Approximately one quarter of the World’s sandy beaches, most of which are interrupted by tidal inlets, are eroding. Understanding the long-term (50-100 year) evolution of inlet-interrupted coasts in a changing climate is therefore of great importance for coastal zone planners and managers. This study therefore focuses on the development and piloting of an innovative model that can simulate the climate-change driven evolution of inlet-interrupted coasts at 50-100 year time scales, while taking into account the contributions from catchment-estuary-coastal systems in a holistic manner. In this new model, the evolution of inlet-interrupted coasts is determined by: (1) computing the variation of total sediment volume exchange between the inlet-estuary system and its adjacent coast, and (2) distributing the computed sediment volume along the inlet-interrupted coast as a spatially and temporally varying quantity. The exchange volume, as computed here, consists of three major components: variation in fluvial sediment supply; basin (or estuarine) infilling due to the sea-level rise-induced increase in accommodation space; and estuarine sediment volume change due to variations in river discharge.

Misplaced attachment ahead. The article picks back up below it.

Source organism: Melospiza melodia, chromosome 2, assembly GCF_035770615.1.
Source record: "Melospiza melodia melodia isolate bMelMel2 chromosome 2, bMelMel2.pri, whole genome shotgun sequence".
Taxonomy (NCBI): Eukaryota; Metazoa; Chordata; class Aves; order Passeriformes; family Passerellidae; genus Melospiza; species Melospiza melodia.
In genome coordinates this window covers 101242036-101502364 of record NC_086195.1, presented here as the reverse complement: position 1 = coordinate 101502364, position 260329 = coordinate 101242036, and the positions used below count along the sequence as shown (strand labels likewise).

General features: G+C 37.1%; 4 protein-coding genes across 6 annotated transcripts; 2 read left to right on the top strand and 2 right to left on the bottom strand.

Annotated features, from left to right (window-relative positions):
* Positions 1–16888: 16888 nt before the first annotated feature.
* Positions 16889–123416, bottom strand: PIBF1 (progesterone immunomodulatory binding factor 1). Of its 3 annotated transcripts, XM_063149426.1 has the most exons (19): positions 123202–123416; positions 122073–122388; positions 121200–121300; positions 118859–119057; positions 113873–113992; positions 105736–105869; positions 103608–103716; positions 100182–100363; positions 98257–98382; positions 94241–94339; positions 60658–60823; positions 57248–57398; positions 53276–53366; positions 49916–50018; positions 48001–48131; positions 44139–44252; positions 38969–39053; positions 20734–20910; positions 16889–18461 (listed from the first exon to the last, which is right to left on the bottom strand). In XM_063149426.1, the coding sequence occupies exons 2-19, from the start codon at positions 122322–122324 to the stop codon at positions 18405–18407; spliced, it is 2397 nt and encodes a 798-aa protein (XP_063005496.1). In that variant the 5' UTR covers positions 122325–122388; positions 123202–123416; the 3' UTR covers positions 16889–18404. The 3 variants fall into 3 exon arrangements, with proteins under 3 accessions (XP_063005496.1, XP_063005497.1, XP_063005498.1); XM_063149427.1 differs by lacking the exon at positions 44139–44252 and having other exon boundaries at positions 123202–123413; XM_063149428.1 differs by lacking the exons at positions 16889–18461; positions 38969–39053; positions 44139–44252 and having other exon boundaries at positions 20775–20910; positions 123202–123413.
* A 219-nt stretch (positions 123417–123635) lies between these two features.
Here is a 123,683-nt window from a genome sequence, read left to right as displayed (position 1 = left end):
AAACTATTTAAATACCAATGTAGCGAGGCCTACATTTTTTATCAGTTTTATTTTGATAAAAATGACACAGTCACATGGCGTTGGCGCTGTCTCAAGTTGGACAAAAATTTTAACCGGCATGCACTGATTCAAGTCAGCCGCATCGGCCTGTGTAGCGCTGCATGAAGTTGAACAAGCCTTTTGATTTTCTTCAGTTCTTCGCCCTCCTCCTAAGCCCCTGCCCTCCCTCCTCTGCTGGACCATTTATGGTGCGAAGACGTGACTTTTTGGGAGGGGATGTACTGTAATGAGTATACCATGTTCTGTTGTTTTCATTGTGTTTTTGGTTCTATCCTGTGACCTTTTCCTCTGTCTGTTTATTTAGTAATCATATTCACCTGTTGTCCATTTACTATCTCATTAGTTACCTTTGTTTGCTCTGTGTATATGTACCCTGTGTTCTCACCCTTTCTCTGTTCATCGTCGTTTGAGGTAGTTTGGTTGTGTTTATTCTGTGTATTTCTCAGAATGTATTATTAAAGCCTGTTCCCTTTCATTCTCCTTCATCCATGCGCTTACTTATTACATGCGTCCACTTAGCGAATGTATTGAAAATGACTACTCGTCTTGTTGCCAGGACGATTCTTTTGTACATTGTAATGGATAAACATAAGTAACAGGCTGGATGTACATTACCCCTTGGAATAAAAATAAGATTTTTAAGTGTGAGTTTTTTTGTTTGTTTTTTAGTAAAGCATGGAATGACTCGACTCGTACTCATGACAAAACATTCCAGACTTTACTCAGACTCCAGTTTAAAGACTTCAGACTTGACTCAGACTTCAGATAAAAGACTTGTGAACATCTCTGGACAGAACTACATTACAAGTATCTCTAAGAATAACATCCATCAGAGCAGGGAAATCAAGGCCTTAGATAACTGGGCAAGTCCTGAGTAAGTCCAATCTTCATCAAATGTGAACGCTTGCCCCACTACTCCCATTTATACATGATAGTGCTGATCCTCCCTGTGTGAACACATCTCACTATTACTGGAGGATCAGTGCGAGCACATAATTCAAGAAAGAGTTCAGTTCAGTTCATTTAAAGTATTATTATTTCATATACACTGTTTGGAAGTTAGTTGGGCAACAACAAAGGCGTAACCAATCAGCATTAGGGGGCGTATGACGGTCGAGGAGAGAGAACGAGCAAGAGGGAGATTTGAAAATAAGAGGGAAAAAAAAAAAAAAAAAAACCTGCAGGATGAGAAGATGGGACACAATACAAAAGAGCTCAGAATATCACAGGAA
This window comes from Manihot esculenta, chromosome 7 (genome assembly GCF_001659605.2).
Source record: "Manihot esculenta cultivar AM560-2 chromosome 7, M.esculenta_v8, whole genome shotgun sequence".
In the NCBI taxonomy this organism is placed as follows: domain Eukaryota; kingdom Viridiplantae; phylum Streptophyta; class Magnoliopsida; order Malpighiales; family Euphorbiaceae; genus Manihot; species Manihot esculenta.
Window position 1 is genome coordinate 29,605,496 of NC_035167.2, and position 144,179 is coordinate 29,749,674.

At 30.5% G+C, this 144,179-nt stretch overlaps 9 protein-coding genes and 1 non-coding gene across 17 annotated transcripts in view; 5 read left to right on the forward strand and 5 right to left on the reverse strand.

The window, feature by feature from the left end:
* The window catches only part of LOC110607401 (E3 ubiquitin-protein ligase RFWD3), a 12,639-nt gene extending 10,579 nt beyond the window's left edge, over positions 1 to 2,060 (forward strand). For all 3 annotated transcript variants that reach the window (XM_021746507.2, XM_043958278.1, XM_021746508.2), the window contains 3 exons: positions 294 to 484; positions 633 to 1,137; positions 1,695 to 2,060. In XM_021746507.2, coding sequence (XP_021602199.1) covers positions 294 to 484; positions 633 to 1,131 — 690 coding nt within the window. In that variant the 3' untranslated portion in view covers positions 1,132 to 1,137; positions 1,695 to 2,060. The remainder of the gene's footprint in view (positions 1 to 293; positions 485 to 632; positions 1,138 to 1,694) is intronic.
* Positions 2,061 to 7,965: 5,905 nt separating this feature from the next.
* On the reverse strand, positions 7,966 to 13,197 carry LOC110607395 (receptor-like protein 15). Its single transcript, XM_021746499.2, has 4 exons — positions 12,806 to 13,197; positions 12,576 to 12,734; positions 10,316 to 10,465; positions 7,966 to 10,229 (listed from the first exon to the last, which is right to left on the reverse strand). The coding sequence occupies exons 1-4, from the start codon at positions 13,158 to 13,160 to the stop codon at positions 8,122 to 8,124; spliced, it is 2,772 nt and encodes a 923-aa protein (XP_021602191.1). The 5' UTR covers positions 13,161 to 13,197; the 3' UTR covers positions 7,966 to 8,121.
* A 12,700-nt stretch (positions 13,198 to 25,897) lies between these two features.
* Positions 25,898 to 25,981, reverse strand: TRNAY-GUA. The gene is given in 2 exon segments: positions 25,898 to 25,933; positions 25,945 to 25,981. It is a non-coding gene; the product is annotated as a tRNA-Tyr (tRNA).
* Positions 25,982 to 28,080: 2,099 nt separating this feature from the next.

To pilot the model, it is here applied to three different catchment-estuary-coastal systems: the Alsea estuary (Oregon, USA), Dyfi estuary (Wales, UK), and Kalutara inlet (Sri Lanka). Results indicate that all three systems will experience sediment deficits by 2100 (i.e. sediment importing estuaries). However, processes and system characteristics governing the total sediment exchange volume, and thus coastline change, vary markedly among the systems due to differences in geomorphic settings and projected climatic conditions. These results underline the importance of accounting for the different governing processes when assessing the future evolution of inlet-interrupted coastlines.